Monday, January 21, 2008

It ain't easy being green

Boy, Kermit sure had it right, but I don't think he was talking about the environment when he sang those words so many years ago.

For three years, my husband and I have shopped every Sunday at our local farmers' market. In addition to the usual fare, our market has several vendors who sell artisan soaps. We like these soaps very much, but much to our chagrin, every time we buy it, we have to FIGHT not to get a bag.

I heard today on NPR that one trillion plastic bags are produced every year, about 1,000 for every person on the planet. Even before I knew that horrifying piece of trivia, I've been a fan of reusable, canvas shopping bags. I mean really, it's not that hard to say, "I don't need a bag." Five simple words that can do a lot of good for our seriously diseased planet.

Five simple words that are simple to say, but not so easy to hear, at least not for any of the three different soap vendors at our market. Every other vendor at the market has always respected the fact we bring our own bags. Soap vendors really have an issue with it, even when I show them that one of our canvas bags actually has a separate pocket where the soap can sit all by its lonesome, safe from whatever terrifying injuries our tangerines might want to inflict on it.

We've tried all sorts of tricks to avoid arguing with the soap vendors. At one vendor, we've learned to always have exact change --that way we can pick up our bar and scoot away while he's still waving a plastic bag at us. Yesterday, however, we bought from a vendor who has to cut the bars from a large brick. Despite our objections, our soap was wrapped in a cardboard take-out container, which I have now set aside to bring back to the market so I can avoid having another one forced on me next week.

What are these soap vendors so in love with their packaging? Is naked soap really so offensive? Or perhaps they are afraid that without a bag, their beloved soaps might -- gasp! -- get dirty???

Tuesday, January 8, 2008

Before and After

My friend Geraldine started a scarf and then abandoned it because she had run out of yarn before the scarf reached the desired length. When she got tired of this unfinished piece taking up space, she handed it off to me to see if I could do anything with it.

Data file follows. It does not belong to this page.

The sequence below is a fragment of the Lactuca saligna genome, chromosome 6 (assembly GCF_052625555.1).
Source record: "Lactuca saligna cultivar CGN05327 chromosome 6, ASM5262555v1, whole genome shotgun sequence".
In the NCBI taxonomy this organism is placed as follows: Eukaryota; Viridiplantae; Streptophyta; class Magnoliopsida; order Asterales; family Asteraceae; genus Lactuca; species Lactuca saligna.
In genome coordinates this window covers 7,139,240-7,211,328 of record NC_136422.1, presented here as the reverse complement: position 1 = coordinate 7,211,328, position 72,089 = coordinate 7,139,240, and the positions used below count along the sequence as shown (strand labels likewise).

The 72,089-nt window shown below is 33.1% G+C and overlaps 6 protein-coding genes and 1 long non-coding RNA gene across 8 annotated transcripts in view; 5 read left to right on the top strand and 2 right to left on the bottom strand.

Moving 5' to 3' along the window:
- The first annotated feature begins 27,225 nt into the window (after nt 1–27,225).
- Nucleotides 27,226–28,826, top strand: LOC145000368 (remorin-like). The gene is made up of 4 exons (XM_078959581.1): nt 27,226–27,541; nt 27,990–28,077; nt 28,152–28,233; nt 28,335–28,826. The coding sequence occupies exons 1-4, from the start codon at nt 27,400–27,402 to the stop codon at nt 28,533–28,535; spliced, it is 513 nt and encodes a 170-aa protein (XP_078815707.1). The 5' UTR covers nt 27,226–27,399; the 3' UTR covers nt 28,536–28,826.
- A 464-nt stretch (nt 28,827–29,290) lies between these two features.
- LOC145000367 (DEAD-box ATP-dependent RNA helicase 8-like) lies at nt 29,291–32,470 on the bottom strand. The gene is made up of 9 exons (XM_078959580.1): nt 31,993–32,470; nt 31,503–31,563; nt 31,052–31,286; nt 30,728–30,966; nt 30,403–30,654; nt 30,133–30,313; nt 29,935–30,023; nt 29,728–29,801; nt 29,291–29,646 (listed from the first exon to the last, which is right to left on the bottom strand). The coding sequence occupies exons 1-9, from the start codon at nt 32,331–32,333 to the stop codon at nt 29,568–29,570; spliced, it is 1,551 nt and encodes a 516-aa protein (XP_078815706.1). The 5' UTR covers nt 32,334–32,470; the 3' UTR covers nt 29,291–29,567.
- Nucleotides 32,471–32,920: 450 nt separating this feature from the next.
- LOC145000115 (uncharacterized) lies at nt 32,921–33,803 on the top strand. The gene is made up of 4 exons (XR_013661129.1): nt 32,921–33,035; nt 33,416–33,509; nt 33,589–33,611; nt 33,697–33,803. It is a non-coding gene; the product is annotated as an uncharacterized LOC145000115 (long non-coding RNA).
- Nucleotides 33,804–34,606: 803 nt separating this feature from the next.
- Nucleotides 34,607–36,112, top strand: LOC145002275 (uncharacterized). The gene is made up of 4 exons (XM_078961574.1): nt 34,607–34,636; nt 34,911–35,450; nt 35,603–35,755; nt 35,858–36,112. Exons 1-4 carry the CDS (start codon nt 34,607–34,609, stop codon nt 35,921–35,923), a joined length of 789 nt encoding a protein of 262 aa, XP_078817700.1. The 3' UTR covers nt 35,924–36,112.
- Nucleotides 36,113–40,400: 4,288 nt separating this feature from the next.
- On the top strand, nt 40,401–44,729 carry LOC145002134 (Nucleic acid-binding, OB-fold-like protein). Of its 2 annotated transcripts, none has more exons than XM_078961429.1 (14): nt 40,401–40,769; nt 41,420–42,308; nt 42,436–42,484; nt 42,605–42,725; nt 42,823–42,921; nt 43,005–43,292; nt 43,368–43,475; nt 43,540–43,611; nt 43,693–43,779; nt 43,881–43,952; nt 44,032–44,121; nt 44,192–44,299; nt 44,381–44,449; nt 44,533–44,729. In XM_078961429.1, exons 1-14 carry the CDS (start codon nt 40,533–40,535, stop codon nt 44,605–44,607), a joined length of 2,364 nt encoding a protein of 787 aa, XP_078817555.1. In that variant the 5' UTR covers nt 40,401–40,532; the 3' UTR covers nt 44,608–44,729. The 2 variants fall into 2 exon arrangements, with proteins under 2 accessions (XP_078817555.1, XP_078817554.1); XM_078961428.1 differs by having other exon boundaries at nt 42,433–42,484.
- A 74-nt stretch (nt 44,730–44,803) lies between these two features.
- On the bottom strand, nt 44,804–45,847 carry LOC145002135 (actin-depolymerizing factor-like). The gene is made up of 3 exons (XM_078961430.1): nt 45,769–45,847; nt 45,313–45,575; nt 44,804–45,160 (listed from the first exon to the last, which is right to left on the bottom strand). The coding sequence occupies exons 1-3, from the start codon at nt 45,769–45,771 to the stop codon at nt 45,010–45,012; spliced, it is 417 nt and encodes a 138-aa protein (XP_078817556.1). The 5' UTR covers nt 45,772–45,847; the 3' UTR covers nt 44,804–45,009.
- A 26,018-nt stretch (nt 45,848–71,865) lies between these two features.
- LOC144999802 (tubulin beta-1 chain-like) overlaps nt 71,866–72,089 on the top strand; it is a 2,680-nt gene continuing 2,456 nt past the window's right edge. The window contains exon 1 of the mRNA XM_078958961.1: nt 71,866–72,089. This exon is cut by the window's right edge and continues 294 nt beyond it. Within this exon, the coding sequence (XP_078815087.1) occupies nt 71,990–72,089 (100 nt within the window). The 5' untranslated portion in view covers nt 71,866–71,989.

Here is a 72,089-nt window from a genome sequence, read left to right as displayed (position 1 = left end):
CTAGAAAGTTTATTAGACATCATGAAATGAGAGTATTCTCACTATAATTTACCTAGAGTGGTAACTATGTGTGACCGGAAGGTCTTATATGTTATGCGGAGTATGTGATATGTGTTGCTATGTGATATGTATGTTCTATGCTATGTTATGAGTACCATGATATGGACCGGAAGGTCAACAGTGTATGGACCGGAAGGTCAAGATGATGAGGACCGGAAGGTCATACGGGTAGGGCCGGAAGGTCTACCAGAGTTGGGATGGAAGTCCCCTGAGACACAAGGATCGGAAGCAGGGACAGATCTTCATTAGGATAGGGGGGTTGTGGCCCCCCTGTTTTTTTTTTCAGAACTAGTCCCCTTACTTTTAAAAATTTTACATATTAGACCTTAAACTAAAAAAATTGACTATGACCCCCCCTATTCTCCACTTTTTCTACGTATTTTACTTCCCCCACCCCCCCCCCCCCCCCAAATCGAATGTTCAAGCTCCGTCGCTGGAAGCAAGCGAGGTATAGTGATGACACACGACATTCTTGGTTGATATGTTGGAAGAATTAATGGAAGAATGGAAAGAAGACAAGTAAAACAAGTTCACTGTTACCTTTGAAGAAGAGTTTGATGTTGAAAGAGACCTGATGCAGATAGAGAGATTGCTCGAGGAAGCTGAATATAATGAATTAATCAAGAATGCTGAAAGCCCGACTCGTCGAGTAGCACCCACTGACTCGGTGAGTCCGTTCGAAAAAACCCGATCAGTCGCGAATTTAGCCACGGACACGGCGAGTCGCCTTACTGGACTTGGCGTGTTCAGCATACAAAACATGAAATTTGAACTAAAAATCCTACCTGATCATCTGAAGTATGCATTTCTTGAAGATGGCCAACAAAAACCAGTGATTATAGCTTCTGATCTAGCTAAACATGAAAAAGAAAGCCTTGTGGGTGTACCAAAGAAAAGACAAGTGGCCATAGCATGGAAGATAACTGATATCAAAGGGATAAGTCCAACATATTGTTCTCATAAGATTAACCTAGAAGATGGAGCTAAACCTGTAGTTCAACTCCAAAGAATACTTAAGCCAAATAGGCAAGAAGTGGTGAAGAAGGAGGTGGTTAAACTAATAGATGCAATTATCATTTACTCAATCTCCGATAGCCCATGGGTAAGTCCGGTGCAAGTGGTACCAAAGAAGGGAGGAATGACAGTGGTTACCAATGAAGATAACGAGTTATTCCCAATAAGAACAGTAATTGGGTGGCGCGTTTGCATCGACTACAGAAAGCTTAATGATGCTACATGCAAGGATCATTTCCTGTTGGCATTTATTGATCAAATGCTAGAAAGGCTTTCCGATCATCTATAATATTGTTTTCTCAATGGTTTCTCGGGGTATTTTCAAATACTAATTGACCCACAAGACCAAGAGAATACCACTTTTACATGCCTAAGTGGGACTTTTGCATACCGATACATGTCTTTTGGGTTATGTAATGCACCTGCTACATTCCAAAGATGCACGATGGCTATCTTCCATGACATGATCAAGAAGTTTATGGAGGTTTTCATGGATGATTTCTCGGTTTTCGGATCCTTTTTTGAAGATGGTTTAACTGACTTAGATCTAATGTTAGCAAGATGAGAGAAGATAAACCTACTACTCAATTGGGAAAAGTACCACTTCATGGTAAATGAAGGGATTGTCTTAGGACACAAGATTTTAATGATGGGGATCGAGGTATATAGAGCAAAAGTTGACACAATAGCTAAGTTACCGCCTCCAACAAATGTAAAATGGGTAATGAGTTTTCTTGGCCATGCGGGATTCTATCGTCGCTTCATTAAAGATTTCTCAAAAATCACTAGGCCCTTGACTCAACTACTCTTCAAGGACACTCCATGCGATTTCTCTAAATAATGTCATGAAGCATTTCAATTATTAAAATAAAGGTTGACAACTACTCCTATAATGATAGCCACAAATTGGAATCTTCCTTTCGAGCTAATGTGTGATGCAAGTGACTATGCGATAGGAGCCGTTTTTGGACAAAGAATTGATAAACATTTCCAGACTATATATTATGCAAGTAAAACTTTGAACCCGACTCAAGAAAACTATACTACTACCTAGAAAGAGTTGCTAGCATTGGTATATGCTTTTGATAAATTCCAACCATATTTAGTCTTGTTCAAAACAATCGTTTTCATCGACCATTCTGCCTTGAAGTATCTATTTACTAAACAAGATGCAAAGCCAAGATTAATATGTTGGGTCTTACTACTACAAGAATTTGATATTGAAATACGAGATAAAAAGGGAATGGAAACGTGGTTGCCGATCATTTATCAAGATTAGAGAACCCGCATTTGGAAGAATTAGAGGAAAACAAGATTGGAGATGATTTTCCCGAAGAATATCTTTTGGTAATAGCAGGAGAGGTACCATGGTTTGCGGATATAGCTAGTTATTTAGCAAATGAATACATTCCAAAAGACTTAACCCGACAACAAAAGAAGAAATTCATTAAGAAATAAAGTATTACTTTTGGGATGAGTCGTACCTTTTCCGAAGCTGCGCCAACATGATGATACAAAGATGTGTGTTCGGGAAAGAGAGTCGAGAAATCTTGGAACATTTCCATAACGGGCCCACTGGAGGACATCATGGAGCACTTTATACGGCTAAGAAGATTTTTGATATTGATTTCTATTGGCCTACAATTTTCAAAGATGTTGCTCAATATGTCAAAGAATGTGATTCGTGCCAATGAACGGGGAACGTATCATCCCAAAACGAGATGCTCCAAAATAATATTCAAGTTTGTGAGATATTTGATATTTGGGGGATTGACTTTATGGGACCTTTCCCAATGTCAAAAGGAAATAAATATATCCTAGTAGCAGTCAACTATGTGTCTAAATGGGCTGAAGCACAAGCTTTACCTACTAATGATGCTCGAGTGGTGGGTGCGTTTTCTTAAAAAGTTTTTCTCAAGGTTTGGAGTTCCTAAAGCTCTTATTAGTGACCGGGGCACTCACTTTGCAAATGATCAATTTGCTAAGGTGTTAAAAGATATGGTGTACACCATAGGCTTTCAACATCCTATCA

The scarf was curling in on itself because she had worked it in stockinette stitch with no edge stitches. The yarn was very bulky and she had cast on 23 stitches, resulting in a VERY wide scarf. After looking at it, I realized the only option was to frog it and start from scratch.

Geraldine is a fashion designer, so I wanted to make her a scarf with a little pizzazz. I toyed with a few ideas, including mixing the bulky yarn with a lighter weight one to create contrasting textures.

Ultimately, I decided just to use the existing yarn. I cast on 120 stiches and knit the scarf lengthwise, in the round, in seed stitch. After reaching the desired width, I cast off all but 10 stitches and unwound those 10 columns. The resulting yarn was cut at the center point, creating the fringe.

Even though I cast on and off loosely, the edges of the scarf are a tad stiffer than I would have liked, but they give the scarf a bit of structure and Geraldine seemed to like it!

Tuesday, January 1, 2008

Bang, bang! Merry Christmas?

I stayed up until 4 in the morning on Christmas Eve finishing Rob's present. Around 3, I heard a guy who lives in the building next door talk another guy out of shooting him.

From what I could hear of the conversation, the guy with the gun had been driving around looking for someone who had "done him wrong." He came across our neighbor drinking 40's with his friends in their front yard and pulled a gun. Our neighbor very calmly explained he had the wrong person and the guy eventually drove off without firing a shot.

I considered calling the police, but decided it wasn't worth the effort. Over the summer, shots were actually fired into the courtyard next door and when our downstairs neighbor called, the cops came half an hour later. Their "investigation" consisted of driving down the street once with a floodlight on.

Gotta love Hollywood.

Back to Rob's present. I used the "Hero" sweater pattern in the fall issue of knitscene for inspiration. Rob likes his clothes to be fitted, so I did the whole sweater in a stretchy 3 X 1 rib instead of doing the front in chevron as the pattern called for.

Here's a picture of Rob modeling it in our front yard. He wore it to a New Year's Eve party and Jenny Ryan, who runs Felt Club commented that it was a "nice fit." Coming from such an expert, that seemed like quite a compliment!